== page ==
Sunday Organ Recitals: Daniel Clark

Ethereal music in a venue synonymous to London

St. Paul's Cathedral is one of London's most iconic buildings. The place where Prince Charles married Princess Diana is visited by millions yearly, posing as both a cultural and historic landmark. This is your chance to not only enter this stunning venue but also succumb to the spellbinding music of the Grand Organ. What's so special about it? Like the building in which it finds itself, the organ is capable of the big and the small and finds a unity in its very diversity. Former St Paul's Organist, John Scott, describes the Grand Organ as having a “chameleon-like character”, but above all else, it is capable of making the most incredible music. In 1694 a contract was signed with eminent German organ builder, Bernard Smith, to supply an organ for the new Cathedral. The 27-stop, three-manual, no-pedal instrument was placed on a screen in the quire. The organ remained relatively unaltered until, in the 1870s, Henry ‘Father’ Willis completed an essentially new instrument. The original Wren case was boldly divided in half and placed against the pillars on either side of the quire. At considerable risk to his own reputation, Willis had constructed something of a musical and visual coup de théatre in one of the most important ecclesiastical buildings in the world. This event is free and entry is on a first come first served basis, so it can't be guaranteed. We need your card details to store the event information in your profile, but rest assured, we won't charge you a penny.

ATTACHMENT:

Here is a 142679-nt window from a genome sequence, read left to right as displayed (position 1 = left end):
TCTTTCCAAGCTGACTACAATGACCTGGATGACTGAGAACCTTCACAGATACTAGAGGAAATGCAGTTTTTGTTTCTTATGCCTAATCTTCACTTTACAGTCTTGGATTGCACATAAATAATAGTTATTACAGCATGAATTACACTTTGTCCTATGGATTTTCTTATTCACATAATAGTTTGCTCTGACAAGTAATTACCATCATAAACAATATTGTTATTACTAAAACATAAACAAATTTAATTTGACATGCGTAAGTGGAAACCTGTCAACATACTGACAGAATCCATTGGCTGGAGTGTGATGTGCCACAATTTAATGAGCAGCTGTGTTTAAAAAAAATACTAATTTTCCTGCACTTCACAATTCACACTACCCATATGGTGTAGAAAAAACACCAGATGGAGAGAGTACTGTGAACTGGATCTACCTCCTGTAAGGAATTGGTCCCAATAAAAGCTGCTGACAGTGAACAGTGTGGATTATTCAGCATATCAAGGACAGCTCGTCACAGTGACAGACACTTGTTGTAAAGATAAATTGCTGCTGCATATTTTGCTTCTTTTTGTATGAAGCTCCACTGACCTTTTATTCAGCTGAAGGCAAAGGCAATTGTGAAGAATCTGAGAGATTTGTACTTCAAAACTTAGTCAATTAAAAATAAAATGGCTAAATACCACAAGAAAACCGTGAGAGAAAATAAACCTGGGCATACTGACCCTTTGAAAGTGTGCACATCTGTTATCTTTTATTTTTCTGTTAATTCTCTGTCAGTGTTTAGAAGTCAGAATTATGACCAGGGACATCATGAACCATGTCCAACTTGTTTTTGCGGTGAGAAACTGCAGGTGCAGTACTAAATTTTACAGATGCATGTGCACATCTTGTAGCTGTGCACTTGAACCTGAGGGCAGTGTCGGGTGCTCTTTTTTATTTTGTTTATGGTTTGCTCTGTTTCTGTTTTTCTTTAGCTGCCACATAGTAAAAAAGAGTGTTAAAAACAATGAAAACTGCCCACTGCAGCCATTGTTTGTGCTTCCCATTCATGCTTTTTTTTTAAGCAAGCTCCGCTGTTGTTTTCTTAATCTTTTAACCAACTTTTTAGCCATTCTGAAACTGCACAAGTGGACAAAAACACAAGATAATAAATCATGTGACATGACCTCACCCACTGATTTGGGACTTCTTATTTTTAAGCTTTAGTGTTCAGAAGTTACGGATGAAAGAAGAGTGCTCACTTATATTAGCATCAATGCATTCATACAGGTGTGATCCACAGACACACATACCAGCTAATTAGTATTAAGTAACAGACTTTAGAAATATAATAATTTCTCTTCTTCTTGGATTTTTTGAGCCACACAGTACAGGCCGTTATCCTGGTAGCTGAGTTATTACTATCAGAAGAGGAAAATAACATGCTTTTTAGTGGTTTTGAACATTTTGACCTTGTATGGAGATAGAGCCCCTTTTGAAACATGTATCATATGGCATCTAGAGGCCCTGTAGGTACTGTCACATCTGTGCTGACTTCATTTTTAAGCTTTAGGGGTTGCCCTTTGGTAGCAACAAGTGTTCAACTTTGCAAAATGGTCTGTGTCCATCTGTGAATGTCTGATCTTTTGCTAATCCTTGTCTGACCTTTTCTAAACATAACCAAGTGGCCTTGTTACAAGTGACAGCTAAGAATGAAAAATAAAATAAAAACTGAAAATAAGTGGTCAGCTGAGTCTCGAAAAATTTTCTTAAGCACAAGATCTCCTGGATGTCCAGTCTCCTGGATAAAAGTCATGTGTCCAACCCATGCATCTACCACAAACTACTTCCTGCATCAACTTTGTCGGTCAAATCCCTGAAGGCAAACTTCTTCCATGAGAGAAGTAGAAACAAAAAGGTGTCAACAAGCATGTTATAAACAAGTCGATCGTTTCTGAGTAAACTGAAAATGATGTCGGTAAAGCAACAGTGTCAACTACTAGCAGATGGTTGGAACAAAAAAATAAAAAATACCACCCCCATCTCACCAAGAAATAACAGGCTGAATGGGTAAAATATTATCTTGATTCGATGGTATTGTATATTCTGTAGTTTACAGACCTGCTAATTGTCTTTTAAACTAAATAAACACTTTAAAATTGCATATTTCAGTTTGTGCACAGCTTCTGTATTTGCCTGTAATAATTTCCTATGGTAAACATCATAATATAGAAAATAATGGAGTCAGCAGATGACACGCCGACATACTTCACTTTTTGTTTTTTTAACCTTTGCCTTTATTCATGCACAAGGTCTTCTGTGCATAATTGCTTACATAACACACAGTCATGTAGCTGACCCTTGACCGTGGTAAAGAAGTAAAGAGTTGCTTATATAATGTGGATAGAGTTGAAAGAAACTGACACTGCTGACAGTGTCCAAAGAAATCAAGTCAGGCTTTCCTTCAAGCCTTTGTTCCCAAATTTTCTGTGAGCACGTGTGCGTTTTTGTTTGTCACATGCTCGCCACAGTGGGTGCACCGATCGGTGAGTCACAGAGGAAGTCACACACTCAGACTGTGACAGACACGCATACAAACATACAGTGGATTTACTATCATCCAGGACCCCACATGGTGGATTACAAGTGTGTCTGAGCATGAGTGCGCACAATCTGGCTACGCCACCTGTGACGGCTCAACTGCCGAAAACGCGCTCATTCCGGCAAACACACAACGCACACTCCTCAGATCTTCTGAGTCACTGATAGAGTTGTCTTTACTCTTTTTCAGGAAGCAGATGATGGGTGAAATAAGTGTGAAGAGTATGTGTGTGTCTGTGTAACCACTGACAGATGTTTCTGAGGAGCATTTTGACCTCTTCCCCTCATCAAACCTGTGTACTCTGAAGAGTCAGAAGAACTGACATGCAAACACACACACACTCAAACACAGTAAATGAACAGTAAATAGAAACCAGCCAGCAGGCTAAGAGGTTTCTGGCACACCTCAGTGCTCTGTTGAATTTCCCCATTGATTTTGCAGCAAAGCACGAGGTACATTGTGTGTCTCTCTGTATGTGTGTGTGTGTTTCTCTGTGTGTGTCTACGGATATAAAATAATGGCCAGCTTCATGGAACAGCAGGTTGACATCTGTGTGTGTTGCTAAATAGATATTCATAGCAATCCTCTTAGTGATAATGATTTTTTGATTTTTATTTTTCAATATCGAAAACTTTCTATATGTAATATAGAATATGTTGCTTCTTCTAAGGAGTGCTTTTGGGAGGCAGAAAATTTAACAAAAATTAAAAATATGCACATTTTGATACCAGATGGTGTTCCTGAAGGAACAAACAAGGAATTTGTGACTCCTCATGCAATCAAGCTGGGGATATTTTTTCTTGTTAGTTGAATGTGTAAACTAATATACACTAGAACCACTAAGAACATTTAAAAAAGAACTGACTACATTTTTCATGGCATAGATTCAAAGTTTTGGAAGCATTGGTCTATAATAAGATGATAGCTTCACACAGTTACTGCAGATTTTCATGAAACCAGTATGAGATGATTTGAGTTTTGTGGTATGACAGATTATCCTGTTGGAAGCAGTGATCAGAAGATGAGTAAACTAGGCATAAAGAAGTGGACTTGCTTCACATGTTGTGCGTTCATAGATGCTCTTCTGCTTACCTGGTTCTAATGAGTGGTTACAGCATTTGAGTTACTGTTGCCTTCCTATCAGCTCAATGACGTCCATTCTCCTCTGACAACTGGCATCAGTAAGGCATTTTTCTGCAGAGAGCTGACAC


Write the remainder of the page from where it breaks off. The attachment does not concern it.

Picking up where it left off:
St Paul's Cathedral, St Paul's

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